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The Oldest Operating Theatre In Britain in the unique timber framed Herb Garret German Guide Spanish Guide


The Old Operating Theatre Museum is one of the most unusual museums in London. The Operating Theatre is the oldest in Europe and found in a unique space in the Herb Garret of St Thomas Church, and was part of old St Thomas Hospital.

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The Old Operating Theatre Museum is listed as:

 101 things to do in London

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What They Said About us - 'Highlight of my trip to London' Tripadvisor. 'Best Museum Entrance we have ever seen!'

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Competition to win 2 signed copies of E.S. Thomson's book 'Beloved Poison'.

The author ES Thomson was inspired by the Old Operating Theatre Museum to write her novel 'Beloved Poison', which is set in a mid 19th century hospital in London. To win, please check an extract of the novel below and answer the following question:

What is the name of the hospital, which was inspired by the Old Operating Theatre Museum?


All answers by email to info@oldoperatingtheatre.com, competition closes on Fri 18 March 2016 at midnight.

Good luck!

E.S. Thomson: Beloved Poison

"I turned to leave; the cold of the place was eating into my bones. But Will did not follow. ‘What’s this?’ He was pointing to a wooden panel, no more than eighteen inches square, that was embedded low in the wall beside the altar. It looked to be made of oak, and was dark and pitted with age. It had slipped a little in its casing, and behind it we could glimpse a dark, rectangular space. Other than a small cross-shaped hole cut into its centre, it was quite unmarked. I had never noticed it before. ‘May I?’ Without waiting for an answer, he hooked his finger into the cross and gave a tug. It lifted out easily.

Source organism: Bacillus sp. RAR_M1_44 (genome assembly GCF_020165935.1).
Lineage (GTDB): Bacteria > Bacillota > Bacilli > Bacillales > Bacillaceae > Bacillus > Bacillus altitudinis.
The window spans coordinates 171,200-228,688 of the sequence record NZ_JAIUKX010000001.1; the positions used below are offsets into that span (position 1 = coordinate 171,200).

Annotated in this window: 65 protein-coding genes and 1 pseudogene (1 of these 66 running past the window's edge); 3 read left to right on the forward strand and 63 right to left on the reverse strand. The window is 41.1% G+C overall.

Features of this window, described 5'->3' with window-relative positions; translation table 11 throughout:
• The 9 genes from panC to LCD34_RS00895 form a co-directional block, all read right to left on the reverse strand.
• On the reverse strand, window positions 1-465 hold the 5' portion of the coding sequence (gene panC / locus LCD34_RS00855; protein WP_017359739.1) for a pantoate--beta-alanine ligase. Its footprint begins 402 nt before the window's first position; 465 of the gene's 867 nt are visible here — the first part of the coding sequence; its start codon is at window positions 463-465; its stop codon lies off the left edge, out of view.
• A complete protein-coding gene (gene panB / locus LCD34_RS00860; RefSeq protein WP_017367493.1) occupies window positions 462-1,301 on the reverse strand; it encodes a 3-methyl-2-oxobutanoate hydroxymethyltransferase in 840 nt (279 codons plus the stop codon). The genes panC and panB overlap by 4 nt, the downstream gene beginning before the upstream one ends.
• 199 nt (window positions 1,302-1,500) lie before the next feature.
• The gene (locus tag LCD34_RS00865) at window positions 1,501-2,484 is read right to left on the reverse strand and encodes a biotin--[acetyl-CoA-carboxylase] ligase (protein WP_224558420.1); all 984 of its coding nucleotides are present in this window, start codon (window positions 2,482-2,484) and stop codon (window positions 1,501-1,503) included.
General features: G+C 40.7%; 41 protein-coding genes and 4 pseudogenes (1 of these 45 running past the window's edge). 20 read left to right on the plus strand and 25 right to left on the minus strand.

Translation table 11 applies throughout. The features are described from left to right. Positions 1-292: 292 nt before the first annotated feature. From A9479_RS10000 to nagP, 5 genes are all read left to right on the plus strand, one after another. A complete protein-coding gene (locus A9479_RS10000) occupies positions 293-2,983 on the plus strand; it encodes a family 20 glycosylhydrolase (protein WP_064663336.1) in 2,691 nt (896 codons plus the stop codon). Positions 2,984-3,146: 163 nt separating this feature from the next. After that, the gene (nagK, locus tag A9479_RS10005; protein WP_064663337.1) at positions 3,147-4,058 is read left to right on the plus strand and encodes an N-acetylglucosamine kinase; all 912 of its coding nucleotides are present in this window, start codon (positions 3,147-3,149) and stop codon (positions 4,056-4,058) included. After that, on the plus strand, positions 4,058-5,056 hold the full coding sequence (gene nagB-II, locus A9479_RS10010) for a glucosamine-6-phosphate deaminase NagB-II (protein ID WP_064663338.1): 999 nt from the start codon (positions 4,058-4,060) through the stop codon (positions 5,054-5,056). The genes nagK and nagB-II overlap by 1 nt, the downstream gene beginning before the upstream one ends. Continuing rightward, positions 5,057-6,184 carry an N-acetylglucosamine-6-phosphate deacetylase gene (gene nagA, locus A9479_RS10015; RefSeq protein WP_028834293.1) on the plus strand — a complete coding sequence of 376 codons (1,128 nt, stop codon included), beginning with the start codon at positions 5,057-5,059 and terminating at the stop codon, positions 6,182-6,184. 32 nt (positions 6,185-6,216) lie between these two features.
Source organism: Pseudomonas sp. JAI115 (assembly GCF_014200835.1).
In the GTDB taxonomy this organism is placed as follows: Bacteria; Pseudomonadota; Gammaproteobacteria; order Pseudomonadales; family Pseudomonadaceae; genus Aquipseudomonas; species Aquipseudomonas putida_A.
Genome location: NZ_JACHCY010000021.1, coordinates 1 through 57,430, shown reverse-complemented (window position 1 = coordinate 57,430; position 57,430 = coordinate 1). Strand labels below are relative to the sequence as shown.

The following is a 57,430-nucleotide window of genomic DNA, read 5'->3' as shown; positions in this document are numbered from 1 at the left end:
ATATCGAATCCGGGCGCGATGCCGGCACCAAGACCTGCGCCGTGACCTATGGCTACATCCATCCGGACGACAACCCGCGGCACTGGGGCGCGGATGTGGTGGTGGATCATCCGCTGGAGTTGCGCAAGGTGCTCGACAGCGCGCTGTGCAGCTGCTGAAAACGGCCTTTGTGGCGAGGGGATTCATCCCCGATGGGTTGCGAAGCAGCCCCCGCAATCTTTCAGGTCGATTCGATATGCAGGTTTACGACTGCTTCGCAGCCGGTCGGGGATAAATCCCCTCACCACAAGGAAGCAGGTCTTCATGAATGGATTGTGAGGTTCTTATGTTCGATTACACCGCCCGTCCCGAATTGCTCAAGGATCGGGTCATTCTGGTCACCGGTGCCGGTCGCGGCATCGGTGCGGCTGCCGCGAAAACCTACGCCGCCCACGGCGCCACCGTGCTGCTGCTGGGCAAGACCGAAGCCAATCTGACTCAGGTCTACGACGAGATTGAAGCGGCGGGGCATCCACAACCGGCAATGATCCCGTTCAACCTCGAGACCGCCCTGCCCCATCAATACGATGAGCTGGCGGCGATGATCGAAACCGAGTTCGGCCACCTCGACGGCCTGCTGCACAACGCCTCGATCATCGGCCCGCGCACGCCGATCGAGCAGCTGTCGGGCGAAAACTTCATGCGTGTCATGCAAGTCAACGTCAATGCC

Within was a cavity, dark and cobwebbed. I crouched down, and squinted inside. ‘There’s something in there,’ I said.

As I crouched in the dusty stillness of St Saviour’s derelict chapel, peering into the shadows of that dusty hole, an icy dread seemed to grip my heart. I could not account for it, though after the bustle and din of the infirmary the air of the place felt dead, its silence and shadows oppressed me, and its atmosphere was as cold as the grave. It was a building I rarely entered, and one in which I never lingered. But we had started now, and there was no going back. I stretched my hand into the cavity. Something wrinkled and papery shifted beneath my fingertips. Was it parchment? Dried flesh? I could not quite get a purchase on it, and it moved away from my grasp like a live thing recoiling from the light. But I was curious now, and I thrust my hand in further.

The object I drew out was dusty and mildewed, and blotched with dark rust-coloured stains. It smelled of time and decay, sour, like old books and parchments. The light from the chapel’s stained glass window blushed red upon it, and upon my hands, as if the thing itself radiated a bloody glow.

‘What is it?’ Will’s voice was a whisper, though he could see as well as I what it was that we had found. No more than six inches long and three inches wide, it was a coffin, small and dirty, the signs of the knife that had created it visible in crude hack-marks at its edges. I could feel something moving within, and it was all I could do not to drop the thing onto the floor in horror. What did it signify? Were there more of them hidden in that dark, forgotten space? I stooped down, and slid my hand back into the opening."



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